Reading Round-Up, 11 June

Well, it seems that the round-up has slipped to Wednesday. Before the year’s out, I’m betting that each day of the week will have had a chance to host a round-up. You just never know!

This week I’m opening the Round-Up with an idea. One way that you can add some fun to your child’s summer reading and writing is to find the author’s website or blog and then ask your child to write them a note. More than likely you’ll find links to interviews on their site (or just Google their name). Thanks to the various blog tours, you’ll find a slew of interviews with authors of every genre. Interviews are a great way for them to “connect” to an author, learn more about the book and maybe get answers to their lingering questions.

Summer Reading (the movie). Head over to Becky at Becky’s Book Reviews to get a summary and see the WABC clip about summer reading. Authors in three age groups offer their tips to keep kids reading. Thanks to Kelly at Big A little a for the lead.

Summer Reading (the magazine). Anne-Marie at My Readable Feast has a great post about children’s magazines as a way to interest kids in reading.

You Go Girl, OMG and WWUT?
Angelina at New Literacies has pulled together her analysis of a couple of studies that look at the how popular culture affects reading. It’s a little bit technical, but if you’re a teacher or curriculum developer it’s some food for thought.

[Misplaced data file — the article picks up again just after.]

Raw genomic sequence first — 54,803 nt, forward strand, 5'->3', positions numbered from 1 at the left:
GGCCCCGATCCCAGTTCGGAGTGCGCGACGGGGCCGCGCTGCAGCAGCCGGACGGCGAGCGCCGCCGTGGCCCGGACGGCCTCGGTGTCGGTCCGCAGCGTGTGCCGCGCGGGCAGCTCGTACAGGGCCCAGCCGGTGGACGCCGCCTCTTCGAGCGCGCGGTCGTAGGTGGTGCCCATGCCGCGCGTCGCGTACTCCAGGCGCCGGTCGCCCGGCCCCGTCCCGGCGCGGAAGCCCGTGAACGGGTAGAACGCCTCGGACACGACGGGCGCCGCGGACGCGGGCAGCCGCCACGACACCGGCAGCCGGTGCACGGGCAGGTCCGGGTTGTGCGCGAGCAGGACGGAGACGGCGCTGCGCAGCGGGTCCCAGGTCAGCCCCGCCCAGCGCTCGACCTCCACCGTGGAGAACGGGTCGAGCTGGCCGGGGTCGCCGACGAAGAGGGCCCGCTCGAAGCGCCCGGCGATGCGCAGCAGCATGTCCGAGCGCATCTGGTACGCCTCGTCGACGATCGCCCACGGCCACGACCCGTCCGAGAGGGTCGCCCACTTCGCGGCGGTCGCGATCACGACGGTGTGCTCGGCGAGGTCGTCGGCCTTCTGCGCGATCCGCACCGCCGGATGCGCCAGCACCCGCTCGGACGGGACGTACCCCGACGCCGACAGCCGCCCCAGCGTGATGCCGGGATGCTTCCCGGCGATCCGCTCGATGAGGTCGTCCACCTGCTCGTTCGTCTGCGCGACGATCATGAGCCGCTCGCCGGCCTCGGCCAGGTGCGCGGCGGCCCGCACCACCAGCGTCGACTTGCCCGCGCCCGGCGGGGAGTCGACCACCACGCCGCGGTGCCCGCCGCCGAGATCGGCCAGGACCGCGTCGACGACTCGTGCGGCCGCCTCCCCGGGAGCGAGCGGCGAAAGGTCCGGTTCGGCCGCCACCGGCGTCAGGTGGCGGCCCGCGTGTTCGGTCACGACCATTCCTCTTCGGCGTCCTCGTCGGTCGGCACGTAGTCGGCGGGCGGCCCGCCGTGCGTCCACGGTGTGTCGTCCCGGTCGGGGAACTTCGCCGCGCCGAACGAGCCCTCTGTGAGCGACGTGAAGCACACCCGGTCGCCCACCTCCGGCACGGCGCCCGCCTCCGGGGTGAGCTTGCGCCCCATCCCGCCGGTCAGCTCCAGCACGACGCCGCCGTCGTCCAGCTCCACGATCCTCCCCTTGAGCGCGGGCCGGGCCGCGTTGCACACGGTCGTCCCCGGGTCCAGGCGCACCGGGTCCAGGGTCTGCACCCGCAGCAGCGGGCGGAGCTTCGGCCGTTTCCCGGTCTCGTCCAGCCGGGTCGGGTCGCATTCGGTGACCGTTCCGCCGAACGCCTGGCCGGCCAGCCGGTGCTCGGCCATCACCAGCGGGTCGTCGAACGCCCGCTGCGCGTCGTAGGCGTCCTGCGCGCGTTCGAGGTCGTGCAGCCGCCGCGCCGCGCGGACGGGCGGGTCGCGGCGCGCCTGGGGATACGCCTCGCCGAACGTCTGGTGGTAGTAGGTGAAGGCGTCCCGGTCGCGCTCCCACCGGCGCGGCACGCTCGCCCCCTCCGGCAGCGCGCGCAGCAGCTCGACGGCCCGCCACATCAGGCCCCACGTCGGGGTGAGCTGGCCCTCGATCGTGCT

Thanks, Dad!
John Micklos wrote an article in Monday’s Reading Today Daily that summarizes the results of a national PTA poll. According to the poll, more men are getting involved in their kids’ education than ever before. Read the summary (with a link to the press release) and read about MORE, a new initiative to keep the momentum going.

And the Award goes to … Trevor Cairney. This week I found Trevor’s blog, Literacy, Families and Learning. He hopes to “help Children Choose Books offers links to practical advice for helping kids pick books.” In this post, he talks out Children’s Choice Awards. Although his emphasis is CCAs in Australia, the ideas are universal.

Speaking of Awards has been nominated as the Best Site From Which You Can Download Free Lessons and Materials in an Edutopia‘s Readers’ Survey 2008 conducted earlier this year. We read about it in John Micklos’ article for Reading Today Daily.